Daily Journey Journal #246: fences

From January 28, 2015

Piece by piece, my grandfather used to say. That’s the way to patch a hole, fill the gaps.

His thick fingers moved deftly, twisting together frayed wires, tacking in pieces of wood. Bit by bit, we moved down the miles of fences.

With the hot sun overhead and the dust blowing off the dirt road, all I could wonder is that he spent so much time talking about those damn fences. I didn’t see the point. At seven I’d made it clear that there was no way I was going to be a rancher and live my life by fences and cattle, dirt roads and manual labor. I didn’t want to have to worry about the state of the fences or put so much importance on the way to fix them.

All those summers and I never realized that those lessons weren’t about the fences.

They were about life.

Each post a person. Each wire, each slat of wood the events and ties that hold us together.

In these last years, whenever I stopped in to visit, he talked about the fences and I realized that one by one my posts were falling to the ground, uprooted from the earth. The wires binding them stretched and snapped. He was telling me what I didn’t want to see. The snow and wind had taken their toll. I let them batter my fence and tear it down. He was telling me this in the kindest way possible: by talking about those fences we’d repaired when I was a child.

You were my last standing post, Grandpa, and the wire between us was so strong, so steady until the end. So many of us here were lucky to be your posts. So many of us are at a loss of how to keep going without your constant wisdom, your gentle kindness, but Grandpa, I know what to do. You said it yourself.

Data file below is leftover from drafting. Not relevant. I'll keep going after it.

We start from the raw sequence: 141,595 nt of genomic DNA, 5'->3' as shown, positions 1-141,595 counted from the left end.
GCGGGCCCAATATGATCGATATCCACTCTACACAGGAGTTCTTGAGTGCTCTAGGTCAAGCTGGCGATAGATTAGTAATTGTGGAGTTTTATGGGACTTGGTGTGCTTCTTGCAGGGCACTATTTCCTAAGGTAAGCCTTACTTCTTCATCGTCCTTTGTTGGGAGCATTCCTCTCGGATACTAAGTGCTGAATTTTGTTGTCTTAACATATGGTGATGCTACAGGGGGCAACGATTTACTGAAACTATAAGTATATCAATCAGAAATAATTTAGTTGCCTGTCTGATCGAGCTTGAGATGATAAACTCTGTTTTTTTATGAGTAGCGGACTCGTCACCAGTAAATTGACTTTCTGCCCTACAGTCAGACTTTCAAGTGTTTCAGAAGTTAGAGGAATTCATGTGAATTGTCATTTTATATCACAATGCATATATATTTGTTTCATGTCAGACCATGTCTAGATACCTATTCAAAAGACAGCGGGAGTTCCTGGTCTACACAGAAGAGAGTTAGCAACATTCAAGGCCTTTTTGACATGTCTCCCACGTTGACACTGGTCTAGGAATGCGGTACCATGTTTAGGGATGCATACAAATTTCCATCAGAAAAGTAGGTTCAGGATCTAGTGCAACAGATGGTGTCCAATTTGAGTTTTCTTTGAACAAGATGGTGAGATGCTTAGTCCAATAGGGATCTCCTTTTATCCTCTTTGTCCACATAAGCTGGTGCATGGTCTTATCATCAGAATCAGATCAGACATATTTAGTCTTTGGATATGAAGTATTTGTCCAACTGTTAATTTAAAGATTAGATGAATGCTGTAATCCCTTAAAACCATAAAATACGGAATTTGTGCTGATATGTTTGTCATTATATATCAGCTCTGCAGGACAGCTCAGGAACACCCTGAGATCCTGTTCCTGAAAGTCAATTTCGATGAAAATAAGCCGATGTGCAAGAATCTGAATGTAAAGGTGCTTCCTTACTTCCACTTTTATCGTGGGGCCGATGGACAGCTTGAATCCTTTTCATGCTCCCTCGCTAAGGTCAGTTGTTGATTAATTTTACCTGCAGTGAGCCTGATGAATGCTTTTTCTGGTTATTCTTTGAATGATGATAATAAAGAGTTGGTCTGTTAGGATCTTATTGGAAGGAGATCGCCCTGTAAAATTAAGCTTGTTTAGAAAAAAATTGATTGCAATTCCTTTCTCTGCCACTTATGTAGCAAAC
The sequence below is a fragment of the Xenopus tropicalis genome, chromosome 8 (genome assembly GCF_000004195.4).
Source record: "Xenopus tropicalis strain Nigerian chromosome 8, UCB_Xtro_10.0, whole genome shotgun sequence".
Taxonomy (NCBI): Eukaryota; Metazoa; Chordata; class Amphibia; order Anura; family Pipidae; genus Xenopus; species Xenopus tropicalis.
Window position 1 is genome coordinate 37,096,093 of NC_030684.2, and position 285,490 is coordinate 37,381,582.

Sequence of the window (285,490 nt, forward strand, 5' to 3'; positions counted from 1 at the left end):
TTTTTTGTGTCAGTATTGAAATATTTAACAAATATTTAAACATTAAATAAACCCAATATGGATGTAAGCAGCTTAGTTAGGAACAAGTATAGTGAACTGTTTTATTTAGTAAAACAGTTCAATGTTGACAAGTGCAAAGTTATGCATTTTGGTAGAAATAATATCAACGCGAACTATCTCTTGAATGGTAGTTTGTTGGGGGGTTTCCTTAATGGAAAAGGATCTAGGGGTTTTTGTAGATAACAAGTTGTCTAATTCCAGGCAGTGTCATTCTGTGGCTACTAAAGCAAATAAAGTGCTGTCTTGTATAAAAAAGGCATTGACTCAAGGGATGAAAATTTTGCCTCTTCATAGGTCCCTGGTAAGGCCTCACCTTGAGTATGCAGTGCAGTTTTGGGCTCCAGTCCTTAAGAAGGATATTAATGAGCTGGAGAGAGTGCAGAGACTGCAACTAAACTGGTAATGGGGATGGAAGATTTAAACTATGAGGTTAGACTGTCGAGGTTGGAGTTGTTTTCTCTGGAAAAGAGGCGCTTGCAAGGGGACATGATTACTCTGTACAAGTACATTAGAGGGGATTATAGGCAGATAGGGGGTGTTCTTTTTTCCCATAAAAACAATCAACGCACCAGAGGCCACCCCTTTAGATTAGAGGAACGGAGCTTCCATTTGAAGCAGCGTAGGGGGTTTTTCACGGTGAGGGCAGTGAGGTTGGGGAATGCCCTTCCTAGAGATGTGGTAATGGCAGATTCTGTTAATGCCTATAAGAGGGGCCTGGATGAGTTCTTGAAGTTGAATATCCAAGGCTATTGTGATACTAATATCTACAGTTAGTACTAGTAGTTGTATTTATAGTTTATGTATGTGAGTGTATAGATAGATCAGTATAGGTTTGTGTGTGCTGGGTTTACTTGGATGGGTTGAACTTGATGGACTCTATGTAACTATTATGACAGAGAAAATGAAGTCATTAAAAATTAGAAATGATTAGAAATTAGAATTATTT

It’s time to repair the fence.

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Daily Journey Journal #171: powerful socks

From November 14, 2014

“My toes are just so cold,” Abe said, coming into the kitchen, his hair still damp from his morning shower. “Even the shower won’t thaw them out.”

Rachel looked up from the newspaper and smiled. “I keep telling you,” she said, popping a foot up off the ground so Abe could see it. “You need a pair of these! Fluffy purple socks!”

Rachel had been on about the purple socks for weeks since her sister had given then to her. Knuckles, their hound dog, looked at the socks longingly.

Abe sighed and poured Cheerios into his bowl. The cold snap freezing town seemed to be lasting longer than a snap rightfully should, Abe thought. If it’d just get above zero, he’d be fine.

Two weeks later and the extreme cold hadn’t let up. The weathermen were declaring it the coldest winter in twenty years. Abe’s toes were utterly frozen, no matter what he did. Even snuggled into bed they remained icy points on the end of his body. Rachel, who’d worn the purple fluffy socks none-stop, continued to tout their virtues anytime Abe mentioned his frosty toes.

Ten days before Christmas Abe entered the kitchen to find Rachel sobbing. Her feet were bare, pale and slightly blue. In her hands she clutched something purple. In the corner, Knuckles was looking rather forlorn. Bits of purple fluff were scattered around his bed. It took Abe a moment to put the scene together.

The purple socks were gone.

“I’ve called everywhere,” Rachel cried. “The socks are sold out at every single store in town.”